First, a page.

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NOUGHT FOR BEHAVIOUR

France, 1933 (MIFF 1955, Programme 6)

Director: Jean Vigo

Jean Vigo died in 1934 while still a young man. With an output of less than 17,000 feet of film, he takes his place alongside Renoir and Clair as one of the three most influential figures in French cinema. His films have never been seen in Australia.

”Zero de Conduite”, made in 1933, has a theme rather than a story. The theme is the revolt of a number of boys against the repression of narrow discipline and evil living conditions in a little French boarding-school. It is realistic in so far as the surroundings are faithfully observed. But it is non-realistic (perhaps surrealistic] in its human relations.

The masters are presented as schoolboy minds conceive them. The Junior Master is a ''sport", so he develops into an acrobat who stands on his head in the classroom; imitates Charlie Chaplin: leads the boys in pursuit of a girl down the street.

The Vice-Principal is tall, darkly dressed, sinister in a broad-brimmed hat. He sneaks around the school, purloining and spying. He minces round the Principal of the school, who is represented as a dwarf with a black beard and a bowler hat. He is a dwarf because the boys despise him: black bearded and bowlered because they fear him and his final authority over them.

An interview with one boy culminates in a ferocious scream and melodramatic lighting and posture; he possesses or seems to possess the magic powers of a primitive witch doctor.

The plan for the revolt passes through various phases or episodes, culminating in the major revolt at night in the dormitory and another revolt at a Speech Day celebration attended by local officials dressed like ambassadors and firemen.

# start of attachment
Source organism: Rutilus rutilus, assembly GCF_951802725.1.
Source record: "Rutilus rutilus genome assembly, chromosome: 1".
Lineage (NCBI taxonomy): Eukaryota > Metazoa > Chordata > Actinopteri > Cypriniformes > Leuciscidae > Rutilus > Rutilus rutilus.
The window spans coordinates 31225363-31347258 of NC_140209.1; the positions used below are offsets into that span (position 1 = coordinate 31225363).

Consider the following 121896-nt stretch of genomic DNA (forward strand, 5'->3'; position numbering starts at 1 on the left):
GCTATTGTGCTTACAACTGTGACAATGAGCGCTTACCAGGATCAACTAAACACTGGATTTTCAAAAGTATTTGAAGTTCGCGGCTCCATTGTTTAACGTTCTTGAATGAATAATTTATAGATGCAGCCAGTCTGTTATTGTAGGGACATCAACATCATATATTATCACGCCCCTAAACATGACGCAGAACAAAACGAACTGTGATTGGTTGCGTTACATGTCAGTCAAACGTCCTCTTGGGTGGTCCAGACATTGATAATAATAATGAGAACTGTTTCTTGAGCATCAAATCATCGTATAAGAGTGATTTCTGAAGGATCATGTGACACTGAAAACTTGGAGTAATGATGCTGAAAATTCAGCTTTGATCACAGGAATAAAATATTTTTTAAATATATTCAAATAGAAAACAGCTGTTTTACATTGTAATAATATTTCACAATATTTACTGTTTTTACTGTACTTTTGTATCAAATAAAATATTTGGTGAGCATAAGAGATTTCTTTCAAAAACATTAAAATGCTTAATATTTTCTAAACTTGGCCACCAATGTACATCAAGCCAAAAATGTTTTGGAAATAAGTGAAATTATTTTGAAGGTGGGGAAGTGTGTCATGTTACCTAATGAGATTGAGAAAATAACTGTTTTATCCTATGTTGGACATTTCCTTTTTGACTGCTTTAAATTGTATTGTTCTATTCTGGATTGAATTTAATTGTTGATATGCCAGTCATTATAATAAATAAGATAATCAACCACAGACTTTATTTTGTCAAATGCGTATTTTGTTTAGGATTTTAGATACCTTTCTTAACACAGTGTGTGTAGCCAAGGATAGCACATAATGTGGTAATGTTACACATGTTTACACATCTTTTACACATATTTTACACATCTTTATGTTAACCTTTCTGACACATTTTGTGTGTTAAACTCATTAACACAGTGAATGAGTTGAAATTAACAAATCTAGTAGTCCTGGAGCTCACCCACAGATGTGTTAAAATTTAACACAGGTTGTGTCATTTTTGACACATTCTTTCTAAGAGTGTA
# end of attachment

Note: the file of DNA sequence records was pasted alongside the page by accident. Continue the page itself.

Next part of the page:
The dormitory revolt has all the beauty of a pagan ritual. It begins with a pillow fight, passes into a processional phase shot in slow motion as the boys move in formation, their night shirts like vestments, the feathers from their pillows pouring over them, and ends finally in the morning when the ineffectual dormitory master is strapped to his bed, which is tilted on end so that he leans forward in sleep like a saint over an altar.

The whole incident has a beauty which transcends the sordid surroundings of the school, and Maurice Jaubert's score is a remarkable example of the way in which music can enhance the emotional interpretation of a scene. The revolt in the playground on Speech Day closes the film in a riot of schoolboy anarchy.

The film requires sympathy from its audience and the desire to seek out its implications. In its way it is a minor masterpiece belonging to the best in the French Avant-garde movement.

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ORPHEUS

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